PCL MS 225 Harriette Coret Collection
“PCL MS 225 Harriette Coret Collection.” Finding Aids. BGSU University Libraries, 12 Dec. 2016, lib.bgsu.edu/finding_aids/items/show/2623. Accessed 19 Sep. 2021.
|Title||PCL MS 225 Harriette Coret Collection|
|Introduction||The Harriette Coret Collection consists of approximately 3 linear feet of literary and personal manuscripts dating from the 1940s through the 2000s. The collection was donated in August 2016 by Mrs. Coret's family. The collection has no restrictions placed on its use for scholarly purposes. Researchers are responsible for securing copyright permission when using all unpublished manuscripts and published works, whether authored by Harriette Coret or other writers. The collection was processed and the finding aid written by Manuscripts & Outreach Archivist Steve Ammidown in November 2016.|
|Biographical Sketch||Harriette Buckner (Kolker) Coret was born in 1919 in Tacoma, Washington, to parents recently emigrated from Russia. She graduated from Mills College in Oakland, California in 1941, and went on to serve as a psychologist in the Army Air Corps during World War II. She married shortly after the war and moved to St. Louis, where she lived until 1997.|
Mrs. Coret worked as a mental health professional in the St. Louis area until her retirement in the early 1980s. Her earliest published work was as the author of the advice column "Open Mind", which she wrote while working with the Mental Health Association of St. Louis and appeared in the St. Louis Globe Democrat. In the late 1970s, she also began to submit stories to so-called "true confessions" magazines such as True Story, Real Story, True Love, and True Experience. Her writing was published in these magazines well into the 1990s, although without a byline. It can be presumed that despite the titles of the magazines, Mrs. Coret's work was fiction, likely drawn from her experiences as a psychologist.
Beyond magazines, Mrs. Coret published four novels for New Readers Press in the 1990s, meant for young adults with poor literacy skills. Like her magazine stories, she drew on her professional experience, writing about teen and adult mental health issues.
In 1997 after the death of her second husband, Mrs. Coret relocated to a retirement community in Boca Raton, Florida. She continued to write, however, penning regular "Featured Resident" stories about her neighbors in the community. Mrs. Coret lived in the same community until just before her death in September, 2015.
|Scope and Content||This collection presents a nearly complete story of the life of a writer who never seemed to stop working. The bulk of the materials relate to her work for so-called "true confession" magazines, including Modern Romances, True Story, Real Story, and Secrets. While her stories were published without a byline of any kind, where possible Mrs. Coret filed each manuscript with its published version, so researchers can identify her work and compare the two versions.|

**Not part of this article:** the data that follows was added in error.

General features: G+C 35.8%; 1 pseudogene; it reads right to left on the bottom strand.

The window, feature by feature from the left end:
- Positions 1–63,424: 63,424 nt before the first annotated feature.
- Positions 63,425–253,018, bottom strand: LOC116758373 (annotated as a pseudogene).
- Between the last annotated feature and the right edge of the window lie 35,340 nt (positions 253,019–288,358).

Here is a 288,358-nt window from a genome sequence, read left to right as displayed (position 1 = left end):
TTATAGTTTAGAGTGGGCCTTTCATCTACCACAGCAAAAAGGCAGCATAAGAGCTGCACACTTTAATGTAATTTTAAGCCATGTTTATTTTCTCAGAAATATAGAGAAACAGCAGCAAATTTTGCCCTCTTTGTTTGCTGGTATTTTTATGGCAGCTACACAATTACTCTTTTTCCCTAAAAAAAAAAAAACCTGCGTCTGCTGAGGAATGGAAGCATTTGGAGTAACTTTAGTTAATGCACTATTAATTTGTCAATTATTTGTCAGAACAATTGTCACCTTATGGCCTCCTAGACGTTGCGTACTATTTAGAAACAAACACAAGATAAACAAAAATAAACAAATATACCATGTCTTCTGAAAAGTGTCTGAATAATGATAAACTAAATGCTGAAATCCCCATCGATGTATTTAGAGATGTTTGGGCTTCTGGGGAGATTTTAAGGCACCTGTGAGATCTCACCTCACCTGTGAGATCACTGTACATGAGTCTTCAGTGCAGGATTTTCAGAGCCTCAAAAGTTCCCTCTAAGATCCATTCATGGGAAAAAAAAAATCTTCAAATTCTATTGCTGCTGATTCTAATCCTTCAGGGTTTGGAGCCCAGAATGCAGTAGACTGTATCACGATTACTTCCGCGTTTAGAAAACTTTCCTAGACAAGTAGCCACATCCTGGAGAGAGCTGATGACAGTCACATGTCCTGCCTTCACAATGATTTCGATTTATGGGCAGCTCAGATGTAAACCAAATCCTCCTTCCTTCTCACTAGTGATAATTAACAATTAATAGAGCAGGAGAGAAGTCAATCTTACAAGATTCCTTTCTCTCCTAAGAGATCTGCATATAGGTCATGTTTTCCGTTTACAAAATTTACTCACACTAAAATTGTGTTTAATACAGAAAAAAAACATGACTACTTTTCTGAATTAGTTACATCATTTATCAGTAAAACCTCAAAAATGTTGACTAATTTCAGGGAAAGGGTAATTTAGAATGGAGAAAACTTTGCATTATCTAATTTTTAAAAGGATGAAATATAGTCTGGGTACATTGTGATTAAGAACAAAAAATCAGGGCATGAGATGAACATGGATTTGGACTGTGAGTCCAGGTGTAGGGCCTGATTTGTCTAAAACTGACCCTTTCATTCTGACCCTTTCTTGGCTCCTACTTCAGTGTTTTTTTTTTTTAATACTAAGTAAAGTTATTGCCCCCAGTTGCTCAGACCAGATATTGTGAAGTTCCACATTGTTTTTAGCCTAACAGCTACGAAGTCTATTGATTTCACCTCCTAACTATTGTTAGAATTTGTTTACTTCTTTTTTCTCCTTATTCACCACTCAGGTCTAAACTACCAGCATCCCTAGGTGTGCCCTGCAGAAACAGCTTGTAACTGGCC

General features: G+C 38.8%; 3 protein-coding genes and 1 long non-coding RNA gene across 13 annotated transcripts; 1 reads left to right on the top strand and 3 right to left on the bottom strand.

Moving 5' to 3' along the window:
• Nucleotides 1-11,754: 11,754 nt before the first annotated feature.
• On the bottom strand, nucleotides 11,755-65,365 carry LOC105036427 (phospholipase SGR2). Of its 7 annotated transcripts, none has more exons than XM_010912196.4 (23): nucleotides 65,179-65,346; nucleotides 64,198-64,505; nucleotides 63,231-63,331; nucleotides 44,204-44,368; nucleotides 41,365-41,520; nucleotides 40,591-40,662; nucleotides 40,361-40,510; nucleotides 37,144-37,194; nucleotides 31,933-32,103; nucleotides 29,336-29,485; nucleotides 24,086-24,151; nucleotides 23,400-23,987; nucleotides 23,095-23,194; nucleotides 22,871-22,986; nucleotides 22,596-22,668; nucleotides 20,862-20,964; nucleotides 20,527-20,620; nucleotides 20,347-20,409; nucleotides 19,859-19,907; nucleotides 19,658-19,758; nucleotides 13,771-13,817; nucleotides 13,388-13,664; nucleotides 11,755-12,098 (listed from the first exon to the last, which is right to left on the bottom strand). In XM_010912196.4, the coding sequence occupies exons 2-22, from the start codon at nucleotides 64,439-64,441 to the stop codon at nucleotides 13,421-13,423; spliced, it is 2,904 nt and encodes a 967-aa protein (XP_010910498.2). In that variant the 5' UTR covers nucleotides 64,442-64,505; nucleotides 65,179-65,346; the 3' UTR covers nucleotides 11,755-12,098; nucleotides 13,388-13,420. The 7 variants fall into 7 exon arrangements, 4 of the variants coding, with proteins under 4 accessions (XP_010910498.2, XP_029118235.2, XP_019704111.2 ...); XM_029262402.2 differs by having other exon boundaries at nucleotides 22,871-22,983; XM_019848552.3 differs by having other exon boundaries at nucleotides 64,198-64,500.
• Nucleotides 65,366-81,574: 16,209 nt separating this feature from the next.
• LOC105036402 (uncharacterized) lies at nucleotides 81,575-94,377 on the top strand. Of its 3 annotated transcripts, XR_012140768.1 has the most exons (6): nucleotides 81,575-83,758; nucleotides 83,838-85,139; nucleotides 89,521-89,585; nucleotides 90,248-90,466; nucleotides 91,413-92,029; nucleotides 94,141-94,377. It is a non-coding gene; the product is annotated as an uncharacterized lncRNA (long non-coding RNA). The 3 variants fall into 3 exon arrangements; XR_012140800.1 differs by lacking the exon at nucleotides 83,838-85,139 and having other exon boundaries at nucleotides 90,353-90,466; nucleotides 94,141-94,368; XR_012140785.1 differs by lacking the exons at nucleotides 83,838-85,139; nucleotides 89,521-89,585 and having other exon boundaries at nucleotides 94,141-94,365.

The files relating to Mrs. Coret's include full manuscripts, but also show the struggles of a writer trying to collect her royalties and clarify her contract with a small publisher whose management seemed to be constantly changing.
Another highlight of the collection is the collection of biographies written by Mrs. Coret about the residents of Stratford Court in Boca Raton, Florida. Her skill as a writer and affection for her subjects shine through here, and many of the stories themselves are fascinating.
The remainder of the collection relates to Mrs. Coret's personal life and her family. There are clippings and correspondence with her second husband, Irving Coret, as well as other members of the family. Also included are her records from Mills College, as well as materials she and others wrote for class reunions. Of particular interest is the manuscripts for Beulah's Story and Little Girl in the White Bashlik, which tells the story of her family's emigration from Russia to places such as Wyoming and Washington State. Included in the files for this story are letters from friends and acquaintences who share their immigration stories.
NOTE: Some files are marked restricted due to personal identifiable information. These files are still accessible, but must be reveiewed by the archivist first.
|Series Description||Personal Files |
Arranged as received
Manuscripts and Published Works
Arranged as received
Arranged as received